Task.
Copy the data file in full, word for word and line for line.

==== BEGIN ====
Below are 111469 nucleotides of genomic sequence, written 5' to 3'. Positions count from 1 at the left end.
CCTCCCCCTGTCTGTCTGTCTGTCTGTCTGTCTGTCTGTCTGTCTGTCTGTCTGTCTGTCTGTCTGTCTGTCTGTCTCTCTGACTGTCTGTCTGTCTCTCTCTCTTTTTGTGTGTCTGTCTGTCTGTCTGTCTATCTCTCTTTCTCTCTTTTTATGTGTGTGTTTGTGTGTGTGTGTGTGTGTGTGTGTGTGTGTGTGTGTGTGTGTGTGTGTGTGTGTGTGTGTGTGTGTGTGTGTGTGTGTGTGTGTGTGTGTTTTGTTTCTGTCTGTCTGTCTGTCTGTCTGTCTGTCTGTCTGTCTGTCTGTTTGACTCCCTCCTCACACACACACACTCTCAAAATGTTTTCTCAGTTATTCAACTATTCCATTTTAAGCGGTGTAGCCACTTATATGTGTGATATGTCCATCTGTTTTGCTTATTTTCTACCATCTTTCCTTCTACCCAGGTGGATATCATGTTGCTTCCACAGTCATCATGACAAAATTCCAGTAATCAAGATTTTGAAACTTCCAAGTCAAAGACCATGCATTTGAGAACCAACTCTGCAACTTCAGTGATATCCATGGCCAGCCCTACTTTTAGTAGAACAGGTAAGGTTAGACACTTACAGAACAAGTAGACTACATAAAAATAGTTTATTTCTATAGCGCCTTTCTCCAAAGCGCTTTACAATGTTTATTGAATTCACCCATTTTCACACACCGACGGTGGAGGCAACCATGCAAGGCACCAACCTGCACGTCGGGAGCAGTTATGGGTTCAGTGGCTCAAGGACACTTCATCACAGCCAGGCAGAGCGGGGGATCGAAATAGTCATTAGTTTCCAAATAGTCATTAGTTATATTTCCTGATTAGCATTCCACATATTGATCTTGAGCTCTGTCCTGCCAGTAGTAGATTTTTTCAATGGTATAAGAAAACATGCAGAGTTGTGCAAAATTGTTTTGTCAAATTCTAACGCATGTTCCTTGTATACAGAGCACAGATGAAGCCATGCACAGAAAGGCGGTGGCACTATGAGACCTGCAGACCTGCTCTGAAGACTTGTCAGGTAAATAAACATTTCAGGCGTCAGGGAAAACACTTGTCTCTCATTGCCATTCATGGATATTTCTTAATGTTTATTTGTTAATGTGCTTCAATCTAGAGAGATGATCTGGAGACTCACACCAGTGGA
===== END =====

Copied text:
Below are 111469 nucleotides of genomic sequence, written 5' to 3'. Positions count from 1 at the left end.
CCTCCCCCTGTCTGTCTGTCTGTCTGTCTGTCTGTCTGTCTGTCTGTCTGTCTGTCTGTCTGTCTGTCTGTCTGTCTCTCTGACTGTCTGTCTGTCTCTCTCTCTTTTTGTGTGTCTGTCTGTCTGTCTGTCTATCTCTCTTTCTCTCTTTTTATGTGTGTGTTTGTGTGTGTGTGTGTGTGTGTGTGTGTGTGTGTGTGTGTGTGTGTGTGTGTGTGTGTGTGTGTGTGTGTGTGTGTGTGTGTGTGTGTGTGTTTTGTTTCTGTCTGTCTGTCTGTCTGTCTGTCTGTCTGTCTGTCTGTCTGTTTGACTCCCTCCTCACACACACACACTCTCAAAATGTTTTCTCAGTTATTCAACTATTCCATTTTAAGCGGTGTAGCCACTTATATGTGTGATATGTCCATCTGTTTTGCTTATTTTCTACCATCTTTCCTTCTACCCAGGTGGATATCATGTTGCTTCCACAGTCATCATGACAAAATTCCAGTAATCAAGATTTTGAAACTTCCAAGTCAAAGACCATGCATTTGAGAACCAACTCTGCAACTTCAGTGATATCCATGGCCAGCCCTACTTTTAGTAGAACAGGTAAGGTTAGACACTTACAGAACAAGTAGACTACATAAAAATAGTTTATTTCTATAGCGCCTTTCTCCAAAGCGCTTTACAATGTTTATTGAATTCACCCATTTTCACACACCGACGGTGGAGGCAACCATGCAAGGCACCAACCTGCACGTCGGGAGCAGTTATGGGTTCAGTGGCTCAAGGACACTTCATCACAGCCAGGCAGAGCGGGGGATCGAAATAGTCATTAGTTTCCAAATAGTCATTAGTTATATTTCCTGATTAGCATTCCACATATTGATCTTGAGCTCTGTCCTGCCAGTAGTAGATTTTTTCAATGGTATAAGAAAACATGCAGAGTTGTGCAAAATTGTTTTGTCAAATTCTAACGCATGTTCCTTGTATACAGAGCACAGATGAAGCCATGCACAGAAAGGCGGTGGCACTATGAGACCTGCAGACCTGCTCTGAAGACTTGTCAGGTAAATAAACATTTCAGGCGTCAGGGAAAACACTTGTCTCTCATTGCCATTCATGGATATTTCTTAATGTTTATTTGTTAATGTGCTTCAATCTAGAGAGATGATCTGGAGACTCACACCAGTGGA